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Handling Complaints Effectively In Your Hair and Beauty Salon

Posted on: March 8, 2018

Handling Complaints The Right Way In Your Hair and Beauty Salon

Often as small to medium hair and beauty salons we don’t in theory have a ‘Complaints Department’ so usually any complaints bought to the salon are handled by a senior member of staff such as the Salon Manager or Salon Owner. 

Handling complaints effectively can be a challenging task, however when done correctly can reap rewards for your business.

Do you have a company procedure in place?

Do your staff know what to do when they receive a complaint?

There are many areas that your salon business can be targeted with on a complaint such as a client unhappy with their hair colour or hair cut. Maybe they received poor customer service when they came into the salon?

Top Tips to Handle a Complaint Effectively in Your Salon

Listen To The Complaint

When your client begins his/her complaint, it is so important to take a step back, stay quiet and allow them to have there say.

You must remove your emotions attachment to the situation as your response will only irritate them further.

Put yourself in their shoes, if you had a concern or complaint you would want someone to listen to you not interpret or try and justify the situation before they have finished speaking.

Try To Understand

When it is you own salon business your passion will come through, however this will usually be in an emotional way and you will come across as being defensive, even more so if you do not feel you are in the wrong. This is not good for you or the customer.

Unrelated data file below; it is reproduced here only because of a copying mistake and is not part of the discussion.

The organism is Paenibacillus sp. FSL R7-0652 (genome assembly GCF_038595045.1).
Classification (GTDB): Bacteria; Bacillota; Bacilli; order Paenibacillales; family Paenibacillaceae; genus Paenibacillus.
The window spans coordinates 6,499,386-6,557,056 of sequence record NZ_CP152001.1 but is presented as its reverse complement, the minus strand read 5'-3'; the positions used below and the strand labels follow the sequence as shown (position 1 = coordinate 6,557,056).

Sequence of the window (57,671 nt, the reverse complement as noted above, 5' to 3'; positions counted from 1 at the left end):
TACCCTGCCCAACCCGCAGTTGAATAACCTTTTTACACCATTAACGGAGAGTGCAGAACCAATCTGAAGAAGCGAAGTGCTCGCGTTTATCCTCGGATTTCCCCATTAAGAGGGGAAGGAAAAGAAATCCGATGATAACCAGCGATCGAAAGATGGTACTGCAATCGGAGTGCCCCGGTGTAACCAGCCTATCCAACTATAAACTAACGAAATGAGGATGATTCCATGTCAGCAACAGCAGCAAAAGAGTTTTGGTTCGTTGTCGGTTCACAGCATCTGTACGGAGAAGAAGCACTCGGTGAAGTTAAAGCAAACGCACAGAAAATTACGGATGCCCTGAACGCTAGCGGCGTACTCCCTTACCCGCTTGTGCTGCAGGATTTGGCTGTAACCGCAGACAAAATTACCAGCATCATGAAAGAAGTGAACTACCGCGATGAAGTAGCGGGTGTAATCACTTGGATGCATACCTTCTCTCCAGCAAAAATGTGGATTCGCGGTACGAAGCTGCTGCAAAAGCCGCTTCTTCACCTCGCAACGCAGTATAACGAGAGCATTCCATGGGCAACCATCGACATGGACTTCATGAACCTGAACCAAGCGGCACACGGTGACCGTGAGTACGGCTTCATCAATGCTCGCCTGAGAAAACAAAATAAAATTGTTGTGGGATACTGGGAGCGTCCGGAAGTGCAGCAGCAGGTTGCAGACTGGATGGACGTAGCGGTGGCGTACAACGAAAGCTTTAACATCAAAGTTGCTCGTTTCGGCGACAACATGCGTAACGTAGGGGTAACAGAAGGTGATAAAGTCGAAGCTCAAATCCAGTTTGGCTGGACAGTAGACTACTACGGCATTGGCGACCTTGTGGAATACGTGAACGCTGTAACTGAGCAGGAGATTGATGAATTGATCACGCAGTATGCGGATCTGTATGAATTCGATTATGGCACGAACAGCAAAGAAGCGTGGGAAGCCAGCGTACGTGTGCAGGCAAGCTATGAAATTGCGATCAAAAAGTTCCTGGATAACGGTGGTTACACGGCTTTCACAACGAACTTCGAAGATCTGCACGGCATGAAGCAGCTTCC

Use Your Initiative

Each complaint should be handled by one person only, this avoids any mixed messaged or confusion. It also makes it a lot easier for the client to contact one person further down the line.

If the complaint is about one particular hair stylist or beauty therapist, I find it is always best to remove both you and the customer from other ears that may be listening in. It will make it easier for everyone and less uncomfortable.

Either both stand or both sit down, you do not want to be towering over your client when they are complaining. Body language is so important. Ensure you are at the same eye level.

Find A Solution

Complaints need to always be resolved as quickly as possible. Without it looking like you are rushing the situation. They need to feel like it is your priority to get their complaint sorted.

You need to turn the negative situation into a positive which can feel like an impossible challenge if you are being shouted at. Arguing will only make the situation worse.

9 times out of 10 you are like a rabbit in head lights and ideally do not want to say the first thing that springs to mind.

Apologies To Your Client

Even if you categorically know they are incorrect. Still apologies to them and be genuine about it. Clearly something has upset them which isn’t a nice feeling for anyone. The majority of people hate confrontation so would have worked them selves up and found it difficult to come to you and complain.

Do Not Make Excuses

Your clients do not want to hear excuses. End of.

Ask Them What Can Help Them Rectify The Situation

Typically a complaint is followed by some form of compensation this could be a full or partial refund, or a git voucher. Another good offer for compensation instead of giving the clients money back you could offer to have their next appointment on the house or at 50% which ever you feel necessary.

This last point can throw the client as usually they have thought beyond making the compliant and would expect you to come up with a solution. So turning it round on them gives them the chance to tell you what the expect you to do about it.

Keep A Record Of All Client Complaints

I would always recommend to keep a record of any complaints you get from clients. Pureley for your piece of mind more than anything. You will be surprised at how many clients complain about something, then forget about it to then bring it up again 10 months later. 

By having a record you can easily look back on your notes, to see what was said on both parties and to continue the complaint in a professional orderly manor.